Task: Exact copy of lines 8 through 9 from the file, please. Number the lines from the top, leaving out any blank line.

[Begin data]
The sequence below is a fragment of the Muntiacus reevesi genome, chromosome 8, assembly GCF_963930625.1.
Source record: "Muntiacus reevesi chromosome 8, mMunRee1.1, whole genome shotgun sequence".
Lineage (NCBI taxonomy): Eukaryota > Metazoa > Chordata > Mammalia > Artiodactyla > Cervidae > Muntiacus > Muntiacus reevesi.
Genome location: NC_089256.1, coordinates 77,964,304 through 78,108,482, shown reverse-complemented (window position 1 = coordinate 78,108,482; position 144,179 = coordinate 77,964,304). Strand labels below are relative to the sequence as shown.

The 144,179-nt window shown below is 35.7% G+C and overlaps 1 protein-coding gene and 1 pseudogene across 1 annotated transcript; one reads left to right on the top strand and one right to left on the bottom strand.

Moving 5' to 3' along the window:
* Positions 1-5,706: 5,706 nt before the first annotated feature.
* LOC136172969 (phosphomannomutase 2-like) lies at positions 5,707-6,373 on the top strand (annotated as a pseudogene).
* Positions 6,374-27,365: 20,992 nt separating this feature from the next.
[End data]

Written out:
* LOC136172969 (phosphomannomutase 2-like) lies at positions 5,707-6,373 on the top strand (annotated as a pseudogene).
* Positions 6,374-27,365: 20,992 nt separating this feature from the next.